Emotional state alters encoding of long-term spatial episodic memory

Rachael Dixon-Melvin, Khadijah Shanazz, Rebecca Nalloor, Kristopher M. Bunting, Almira Vazdarjanova

Research output: Contribution to journalArticlepeer-review

Abstract

The neurobiology of emotion and episodic memory are well-researched subjects, as is their intersection: memory of emotional events (i.e. emotional memory). We and others have previously demonstrated that the emotional valence of stimuli is encoded in the dorsal hippocampus, a structure integral to the acquisition, consolidation and retrieval of long-term episodic memories. Such findings are consistent with the idea that the emotional valence of stimuli contributes to the ”what” component of episodic memories (“where” and “when” being the other components). We hypothesized that being in a heightened emotional state by itself does not contribute to the ”what” component of episodic memories. We tested an inference of this hypothesis - that negative emotional state does not alter re-encoding of a spatial episodic event. Rats from the experimental group explored a novel place at their baseline emotional state (Event 1) and 20 min later re-explored the same place (Event 2) in a negative emotional state induced by a state-altering event prior to Event 2. We examined neuronal ensembles that induced expression of Arc and Homer1a, two immediate-early genes (IEGs) necessary for synaptic plasticity and consolidation of long-term memories, during both events. We found that in dorsal CA1 and dorsal CA3, Event 1 and Event 2 induced IEG expression in different neuronal ensembles. This finding was reflected in a low Fidelity score, which assesses the percentage of the Event 1 IEG-expressing ensemble re-activated during Event 2. The Fidelity score was significantly higher in a control group which was at a baseline emotional state during Event 2. Groups which were matched for non-specific disruptions from the state-altering event had intermediate Fidelity scores in dorsal CA1. The Fidelity scores of the dorsal CA3 in the latter groups were similar to those of the control group. Combined, the findings reject the tested hypothesis and suggest that a negative emotional state is encoded in the hippocampus as part of the long-term memory of episodic events that lack explicit emotion-inducing stimuli. These findings also suggest that individuals who often experience strong negative emotional states incorporate these states into ongoing non-emotional episodic memories.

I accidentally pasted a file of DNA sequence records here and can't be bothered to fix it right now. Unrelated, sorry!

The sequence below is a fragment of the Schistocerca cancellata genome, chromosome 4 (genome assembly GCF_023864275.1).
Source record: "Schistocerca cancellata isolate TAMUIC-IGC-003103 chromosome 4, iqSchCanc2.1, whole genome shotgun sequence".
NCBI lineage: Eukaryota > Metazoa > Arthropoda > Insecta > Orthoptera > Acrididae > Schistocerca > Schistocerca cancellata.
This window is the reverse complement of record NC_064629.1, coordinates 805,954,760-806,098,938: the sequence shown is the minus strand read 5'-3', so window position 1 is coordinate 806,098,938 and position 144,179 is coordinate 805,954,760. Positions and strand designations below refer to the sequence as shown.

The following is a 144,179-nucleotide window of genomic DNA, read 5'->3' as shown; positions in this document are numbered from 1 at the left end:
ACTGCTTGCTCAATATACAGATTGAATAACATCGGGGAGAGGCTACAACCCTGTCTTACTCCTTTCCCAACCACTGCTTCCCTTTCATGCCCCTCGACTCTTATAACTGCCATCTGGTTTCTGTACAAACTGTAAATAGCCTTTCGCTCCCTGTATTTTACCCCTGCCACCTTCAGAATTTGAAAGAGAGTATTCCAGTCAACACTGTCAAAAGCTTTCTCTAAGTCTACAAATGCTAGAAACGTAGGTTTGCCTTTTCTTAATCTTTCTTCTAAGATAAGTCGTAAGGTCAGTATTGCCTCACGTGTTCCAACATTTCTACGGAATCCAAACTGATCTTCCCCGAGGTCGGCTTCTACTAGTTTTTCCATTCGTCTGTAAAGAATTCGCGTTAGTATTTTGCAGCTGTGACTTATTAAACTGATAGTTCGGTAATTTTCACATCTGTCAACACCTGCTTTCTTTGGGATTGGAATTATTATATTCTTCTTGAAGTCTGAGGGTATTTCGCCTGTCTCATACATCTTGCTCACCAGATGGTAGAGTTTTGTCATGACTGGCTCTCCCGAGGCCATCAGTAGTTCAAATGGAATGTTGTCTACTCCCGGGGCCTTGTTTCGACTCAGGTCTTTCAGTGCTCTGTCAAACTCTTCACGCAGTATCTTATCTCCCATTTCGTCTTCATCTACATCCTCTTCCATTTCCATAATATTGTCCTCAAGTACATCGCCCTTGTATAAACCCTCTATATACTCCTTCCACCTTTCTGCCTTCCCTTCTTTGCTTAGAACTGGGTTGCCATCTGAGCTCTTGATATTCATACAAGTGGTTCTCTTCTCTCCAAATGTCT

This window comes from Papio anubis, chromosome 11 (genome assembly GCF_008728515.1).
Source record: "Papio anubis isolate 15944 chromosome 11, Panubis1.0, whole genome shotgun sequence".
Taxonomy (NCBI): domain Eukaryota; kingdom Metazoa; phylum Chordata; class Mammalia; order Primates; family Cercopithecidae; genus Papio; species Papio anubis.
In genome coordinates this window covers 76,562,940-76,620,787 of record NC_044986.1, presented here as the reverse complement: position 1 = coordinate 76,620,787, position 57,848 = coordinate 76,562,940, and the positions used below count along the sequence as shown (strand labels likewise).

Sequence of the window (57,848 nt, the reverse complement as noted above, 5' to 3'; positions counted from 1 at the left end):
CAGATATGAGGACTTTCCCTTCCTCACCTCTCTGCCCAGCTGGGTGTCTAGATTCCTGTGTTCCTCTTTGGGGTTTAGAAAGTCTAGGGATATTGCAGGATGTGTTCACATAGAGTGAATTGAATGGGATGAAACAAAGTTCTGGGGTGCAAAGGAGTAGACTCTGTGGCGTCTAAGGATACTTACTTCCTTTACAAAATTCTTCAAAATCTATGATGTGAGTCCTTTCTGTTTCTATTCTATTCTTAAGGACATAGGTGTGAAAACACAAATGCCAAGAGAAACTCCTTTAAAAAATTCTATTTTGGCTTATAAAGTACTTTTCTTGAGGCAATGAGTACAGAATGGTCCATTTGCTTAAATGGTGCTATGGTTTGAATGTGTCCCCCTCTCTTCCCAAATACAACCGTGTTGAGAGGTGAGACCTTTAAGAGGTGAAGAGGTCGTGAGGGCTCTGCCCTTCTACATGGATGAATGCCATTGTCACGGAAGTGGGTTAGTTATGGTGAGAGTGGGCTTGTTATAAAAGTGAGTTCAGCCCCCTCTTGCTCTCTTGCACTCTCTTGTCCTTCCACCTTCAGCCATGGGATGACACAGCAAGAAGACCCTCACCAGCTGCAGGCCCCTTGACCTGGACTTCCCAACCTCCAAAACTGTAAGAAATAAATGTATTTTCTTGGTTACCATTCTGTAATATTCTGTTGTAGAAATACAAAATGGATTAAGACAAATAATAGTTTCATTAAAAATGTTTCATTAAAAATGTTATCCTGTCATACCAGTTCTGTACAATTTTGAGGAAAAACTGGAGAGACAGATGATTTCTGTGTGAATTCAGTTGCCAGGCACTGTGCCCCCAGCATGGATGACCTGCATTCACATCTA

Original languageEnglish (US)
Article number107562
JournalNeurobiology of Learning and Memory
Volume187
DOIs
StatePublished - Jan 2022

Keywords

  • Arc
  • catFISH
  • Emotional State
  • Episodic Memory
  • Hippocampus
  • Homer 1a

ASJC Scopus subject areas

  • Experimental and Cognitive Psychology
  • Cognitive Neuroscience
  • Behavioral Neuroscience

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